“The pen is mightier than the sword.” Those words were written by Edward Bulwer-Lytton over one hundred years ago. Just like the art of fencing requires practice, so does the art of using the pen. Choosing to utilize its power can bring great results.
Most business communication, like presentations, various business documents, and emails are just plain boring. But just like you dread reading that text, so does the person on the other end of your email. It’s time to get a little risky. There are words that you can use that will give some life to that otherwise yawn-worthy email. The person on the other end will thank you.
Here are some words to get you started:
This word conveys quick and swift action that is effective. In our microwave world where instant gratification is the norm, we’re looking for things to be accomplished or to happen with swiftness. Maybe the person receiving the email will receive the benefits of a certain desired action immediately or you’ll immediately see to their request.
No side door or backup plan is allowed with this one, and that’s why it appeals to people. The responsibility is placed on you so that there is little to no risk for the other person. This word is guaranteed to get your recipient’s attention and ease any concerns they may feel.
Be careful how you throw this one around. People are used to hearing companies talk about their ‘proven’ methods when in reality they’ve never actually been proven. Show exactly how your method is proven and how that will benefit them. This shows them that not only are you confident, you’re also trustworthy.
No one likes getting a generic email that really has nothing to do with them or adds no value to their day or their goals. Likewise, any business writing you may be doing or may have to consume can become pure torture if it has no relevance to you and what you’re trying to accomplish. First of all, make sure that what you’re trying to communicate is relevant to the person on the other end, whether it’s a coworker, supervisor, or customer. Then use this word—sparingly and succinctly—to highlight the value that you’re adding to the other person’s life.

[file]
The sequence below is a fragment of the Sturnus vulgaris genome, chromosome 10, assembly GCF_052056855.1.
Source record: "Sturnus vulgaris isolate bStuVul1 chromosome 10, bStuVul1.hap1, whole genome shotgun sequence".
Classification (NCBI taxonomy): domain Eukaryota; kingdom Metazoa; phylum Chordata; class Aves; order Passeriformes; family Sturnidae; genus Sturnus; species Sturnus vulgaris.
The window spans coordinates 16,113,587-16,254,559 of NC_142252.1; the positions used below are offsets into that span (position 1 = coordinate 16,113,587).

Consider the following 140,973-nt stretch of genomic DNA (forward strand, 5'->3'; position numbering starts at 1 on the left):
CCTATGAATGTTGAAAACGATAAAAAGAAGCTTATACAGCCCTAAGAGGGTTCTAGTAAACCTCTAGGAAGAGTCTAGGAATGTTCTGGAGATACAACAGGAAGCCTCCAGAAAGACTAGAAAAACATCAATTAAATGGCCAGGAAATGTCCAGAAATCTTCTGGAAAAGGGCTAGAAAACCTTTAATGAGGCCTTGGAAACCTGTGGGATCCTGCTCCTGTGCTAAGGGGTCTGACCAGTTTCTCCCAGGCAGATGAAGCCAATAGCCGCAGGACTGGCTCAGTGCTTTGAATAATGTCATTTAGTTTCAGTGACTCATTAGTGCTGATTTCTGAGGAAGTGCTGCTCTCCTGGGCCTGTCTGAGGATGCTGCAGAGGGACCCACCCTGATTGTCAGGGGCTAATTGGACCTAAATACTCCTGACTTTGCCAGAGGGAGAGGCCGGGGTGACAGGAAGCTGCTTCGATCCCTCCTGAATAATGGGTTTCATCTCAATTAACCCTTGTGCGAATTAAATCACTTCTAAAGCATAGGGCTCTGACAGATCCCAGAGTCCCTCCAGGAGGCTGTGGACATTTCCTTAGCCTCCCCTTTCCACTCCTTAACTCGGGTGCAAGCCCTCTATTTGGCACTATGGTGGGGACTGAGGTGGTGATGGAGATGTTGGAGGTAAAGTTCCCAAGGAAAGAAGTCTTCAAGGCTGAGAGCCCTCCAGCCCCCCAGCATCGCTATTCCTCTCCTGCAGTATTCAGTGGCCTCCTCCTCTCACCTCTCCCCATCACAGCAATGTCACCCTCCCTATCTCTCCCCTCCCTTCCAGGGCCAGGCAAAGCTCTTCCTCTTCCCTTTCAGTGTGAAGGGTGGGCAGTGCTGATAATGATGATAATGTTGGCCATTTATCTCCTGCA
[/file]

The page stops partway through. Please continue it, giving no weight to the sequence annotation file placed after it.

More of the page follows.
If you’ve refreshed a plan, you’ve given it a new energy, a new vitalization. You took what had worked before and gave it new life, new energy. Use this word to communicate the benefits of your plan and the overall feeling it will result in.
It’s not all semantics. If you can harness the power of the written word in your business writing and emails, you’ll find the responses that you desire. Being able to spur someone to a desired action because of an email or a well-written business article isn’t just going to happen. You’ve got to put in the forethought and effort. These five words are just a springboard, any word can have powerful results if utilized correctly.